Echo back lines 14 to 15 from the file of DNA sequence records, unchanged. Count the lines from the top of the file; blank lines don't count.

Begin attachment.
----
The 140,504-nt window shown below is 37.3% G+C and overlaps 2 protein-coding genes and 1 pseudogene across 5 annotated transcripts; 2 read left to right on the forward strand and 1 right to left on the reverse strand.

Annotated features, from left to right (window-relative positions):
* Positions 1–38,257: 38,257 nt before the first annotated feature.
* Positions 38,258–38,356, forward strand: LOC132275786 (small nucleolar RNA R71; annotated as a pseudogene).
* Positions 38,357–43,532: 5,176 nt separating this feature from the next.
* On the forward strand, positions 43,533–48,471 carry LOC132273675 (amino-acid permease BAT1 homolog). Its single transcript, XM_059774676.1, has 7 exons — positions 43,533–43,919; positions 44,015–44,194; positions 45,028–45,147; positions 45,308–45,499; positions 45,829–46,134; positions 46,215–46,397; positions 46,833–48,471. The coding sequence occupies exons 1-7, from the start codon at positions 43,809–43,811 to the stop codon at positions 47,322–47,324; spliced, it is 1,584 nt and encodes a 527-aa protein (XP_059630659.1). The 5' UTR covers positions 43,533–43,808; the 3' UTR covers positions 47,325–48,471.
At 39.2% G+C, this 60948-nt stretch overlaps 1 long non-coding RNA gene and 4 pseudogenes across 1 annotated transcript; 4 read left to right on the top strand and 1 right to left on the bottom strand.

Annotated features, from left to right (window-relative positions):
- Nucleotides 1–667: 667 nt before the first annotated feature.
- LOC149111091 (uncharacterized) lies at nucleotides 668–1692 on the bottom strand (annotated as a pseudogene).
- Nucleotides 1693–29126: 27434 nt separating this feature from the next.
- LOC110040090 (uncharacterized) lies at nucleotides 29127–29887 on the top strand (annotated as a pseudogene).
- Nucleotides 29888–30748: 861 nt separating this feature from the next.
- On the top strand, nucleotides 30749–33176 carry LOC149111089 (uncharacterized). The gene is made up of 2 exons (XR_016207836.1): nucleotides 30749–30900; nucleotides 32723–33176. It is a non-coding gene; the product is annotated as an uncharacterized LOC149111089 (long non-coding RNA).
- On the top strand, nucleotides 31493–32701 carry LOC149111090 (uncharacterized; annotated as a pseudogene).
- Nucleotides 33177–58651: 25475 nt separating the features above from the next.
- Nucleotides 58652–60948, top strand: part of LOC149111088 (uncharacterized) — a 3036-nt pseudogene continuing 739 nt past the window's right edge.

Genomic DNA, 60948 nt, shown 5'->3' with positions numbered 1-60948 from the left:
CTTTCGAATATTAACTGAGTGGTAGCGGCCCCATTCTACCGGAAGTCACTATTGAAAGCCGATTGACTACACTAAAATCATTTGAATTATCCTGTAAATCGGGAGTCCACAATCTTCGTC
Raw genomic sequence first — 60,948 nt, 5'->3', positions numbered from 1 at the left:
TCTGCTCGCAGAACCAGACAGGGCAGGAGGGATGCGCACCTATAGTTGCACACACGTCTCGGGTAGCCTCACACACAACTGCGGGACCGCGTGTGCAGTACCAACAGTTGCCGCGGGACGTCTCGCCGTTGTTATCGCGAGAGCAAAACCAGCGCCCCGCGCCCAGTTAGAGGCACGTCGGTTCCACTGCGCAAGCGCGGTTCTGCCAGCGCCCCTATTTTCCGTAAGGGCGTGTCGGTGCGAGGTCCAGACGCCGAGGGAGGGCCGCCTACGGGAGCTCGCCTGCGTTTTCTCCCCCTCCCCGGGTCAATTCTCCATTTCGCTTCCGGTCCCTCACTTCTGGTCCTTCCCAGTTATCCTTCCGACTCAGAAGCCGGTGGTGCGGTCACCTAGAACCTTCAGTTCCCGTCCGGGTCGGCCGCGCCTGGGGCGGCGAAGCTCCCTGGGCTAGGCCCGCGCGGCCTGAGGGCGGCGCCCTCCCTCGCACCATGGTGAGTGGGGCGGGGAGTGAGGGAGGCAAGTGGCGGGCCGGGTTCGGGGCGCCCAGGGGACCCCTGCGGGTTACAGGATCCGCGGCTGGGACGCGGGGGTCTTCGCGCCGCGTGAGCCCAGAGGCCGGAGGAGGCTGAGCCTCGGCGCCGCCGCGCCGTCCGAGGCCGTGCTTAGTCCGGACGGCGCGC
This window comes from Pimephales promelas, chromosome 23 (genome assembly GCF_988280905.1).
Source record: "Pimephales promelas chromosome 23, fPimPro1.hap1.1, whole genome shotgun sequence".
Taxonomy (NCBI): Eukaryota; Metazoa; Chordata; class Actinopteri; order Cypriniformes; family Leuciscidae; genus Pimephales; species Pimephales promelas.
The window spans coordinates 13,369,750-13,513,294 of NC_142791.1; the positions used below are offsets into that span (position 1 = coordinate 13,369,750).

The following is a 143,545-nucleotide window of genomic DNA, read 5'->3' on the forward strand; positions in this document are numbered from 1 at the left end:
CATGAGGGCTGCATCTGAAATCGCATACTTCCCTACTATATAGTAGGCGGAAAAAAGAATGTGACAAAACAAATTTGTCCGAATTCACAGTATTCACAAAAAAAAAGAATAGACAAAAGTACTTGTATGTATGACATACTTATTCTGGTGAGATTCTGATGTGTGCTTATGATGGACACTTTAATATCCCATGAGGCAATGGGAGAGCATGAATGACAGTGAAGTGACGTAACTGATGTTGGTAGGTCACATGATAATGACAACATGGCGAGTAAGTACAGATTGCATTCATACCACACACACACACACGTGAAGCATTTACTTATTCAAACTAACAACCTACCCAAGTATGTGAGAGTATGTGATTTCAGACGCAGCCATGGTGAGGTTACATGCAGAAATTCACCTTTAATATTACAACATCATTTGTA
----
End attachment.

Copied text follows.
- On the top strand, nucleotides 30749–33176 carry LOC149111089 (uncharacterized). The gene is made up of 2 exons (XR_016207836.1): nucleotides 30749–30900; nucleotides 32723–33176. It is a non-coding gene; the product is annotated as an uncharacterized LOC149111089 (long non-coding RNA).
- On the top strand, nucleotides 31493–32701 carry LOC149111090 (uncharacterized; annotated as a pseudogene).